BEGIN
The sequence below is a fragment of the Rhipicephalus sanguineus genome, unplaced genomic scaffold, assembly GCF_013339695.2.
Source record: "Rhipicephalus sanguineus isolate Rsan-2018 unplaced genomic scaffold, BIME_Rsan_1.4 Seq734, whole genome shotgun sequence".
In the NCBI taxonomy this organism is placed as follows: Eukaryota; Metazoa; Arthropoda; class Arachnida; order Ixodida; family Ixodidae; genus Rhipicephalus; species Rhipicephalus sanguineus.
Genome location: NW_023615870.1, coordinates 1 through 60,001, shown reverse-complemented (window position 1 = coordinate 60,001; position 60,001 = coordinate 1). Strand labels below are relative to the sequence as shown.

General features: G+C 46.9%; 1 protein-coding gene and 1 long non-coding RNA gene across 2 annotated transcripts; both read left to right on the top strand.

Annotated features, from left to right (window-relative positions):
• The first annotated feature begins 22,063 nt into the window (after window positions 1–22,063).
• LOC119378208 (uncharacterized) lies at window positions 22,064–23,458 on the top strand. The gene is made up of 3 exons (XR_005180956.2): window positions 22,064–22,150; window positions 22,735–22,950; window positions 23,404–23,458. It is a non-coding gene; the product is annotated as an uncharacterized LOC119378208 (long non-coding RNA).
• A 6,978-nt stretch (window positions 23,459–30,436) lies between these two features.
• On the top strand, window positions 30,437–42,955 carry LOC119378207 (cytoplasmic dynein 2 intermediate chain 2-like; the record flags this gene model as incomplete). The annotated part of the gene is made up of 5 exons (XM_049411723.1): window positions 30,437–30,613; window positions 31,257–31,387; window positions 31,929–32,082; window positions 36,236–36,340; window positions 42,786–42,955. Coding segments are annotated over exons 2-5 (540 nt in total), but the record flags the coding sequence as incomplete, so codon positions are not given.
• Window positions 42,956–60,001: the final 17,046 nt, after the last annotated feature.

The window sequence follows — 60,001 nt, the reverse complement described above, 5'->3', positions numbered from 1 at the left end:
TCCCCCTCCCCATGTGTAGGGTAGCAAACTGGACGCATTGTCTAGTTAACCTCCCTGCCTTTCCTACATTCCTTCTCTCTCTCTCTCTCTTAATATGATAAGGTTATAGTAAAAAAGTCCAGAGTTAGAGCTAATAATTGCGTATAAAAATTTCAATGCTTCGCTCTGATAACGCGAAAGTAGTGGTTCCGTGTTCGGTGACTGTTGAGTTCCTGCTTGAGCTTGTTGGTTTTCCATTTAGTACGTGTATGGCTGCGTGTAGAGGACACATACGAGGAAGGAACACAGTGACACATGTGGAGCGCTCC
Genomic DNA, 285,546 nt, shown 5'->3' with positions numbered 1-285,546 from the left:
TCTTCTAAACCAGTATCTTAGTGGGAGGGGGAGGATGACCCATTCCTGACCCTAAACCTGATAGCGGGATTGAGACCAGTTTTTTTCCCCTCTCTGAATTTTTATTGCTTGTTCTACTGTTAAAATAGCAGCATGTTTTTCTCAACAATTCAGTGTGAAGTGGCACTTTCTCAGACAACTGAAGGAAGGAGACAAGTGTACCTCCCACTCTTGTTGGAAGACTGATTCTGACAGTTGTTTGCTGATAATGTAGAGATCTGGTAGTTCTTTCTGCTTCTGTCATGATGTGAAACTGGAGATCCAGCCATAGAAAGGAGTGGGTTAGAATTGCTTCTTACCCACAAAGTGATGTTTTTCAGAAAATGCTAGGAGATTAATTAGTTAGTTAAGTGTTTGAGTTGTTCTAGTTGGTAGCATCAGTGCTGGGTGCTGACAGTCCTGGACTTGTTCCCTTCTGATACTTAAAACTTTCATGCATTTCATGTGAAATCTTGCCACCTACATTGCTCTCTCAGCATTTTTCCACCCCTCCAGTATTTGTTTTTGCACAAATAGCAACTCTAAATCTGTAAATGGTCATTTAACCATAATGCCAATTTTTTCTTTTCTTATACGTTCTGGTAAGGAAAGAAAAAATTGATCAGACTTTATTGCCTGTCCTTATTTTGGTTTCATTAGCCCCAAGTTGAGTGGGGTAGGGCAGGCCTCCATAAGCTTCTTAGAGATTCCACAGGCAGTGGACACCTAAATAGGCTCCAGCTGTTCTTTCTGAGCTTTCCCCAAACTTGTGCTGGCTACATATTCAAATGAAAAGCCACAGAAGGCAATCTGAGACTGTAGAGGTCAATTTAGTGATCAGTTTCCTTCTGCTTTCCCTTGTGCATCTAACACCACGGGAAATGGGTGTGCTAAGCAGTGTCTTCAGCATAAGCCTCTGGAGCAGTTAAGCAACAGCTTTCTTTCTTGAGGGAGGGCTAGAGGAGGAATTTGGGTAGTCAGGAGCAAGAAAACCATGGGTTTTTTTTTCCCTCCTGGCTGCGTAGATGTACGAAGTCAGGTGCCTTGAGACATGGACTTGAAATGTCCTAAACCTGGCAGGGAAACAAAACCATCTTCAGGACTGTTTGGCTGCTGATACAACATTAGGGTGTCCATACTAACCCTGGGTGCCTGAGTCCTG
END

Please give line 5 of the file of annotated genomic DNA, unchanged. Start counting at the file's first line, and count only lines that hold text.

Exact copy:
General features: G+C 46.9%; 1 protein-coding gene and 1 long non-coding RNA gene across 2 annotated transcripts; both read left to right on the top strand.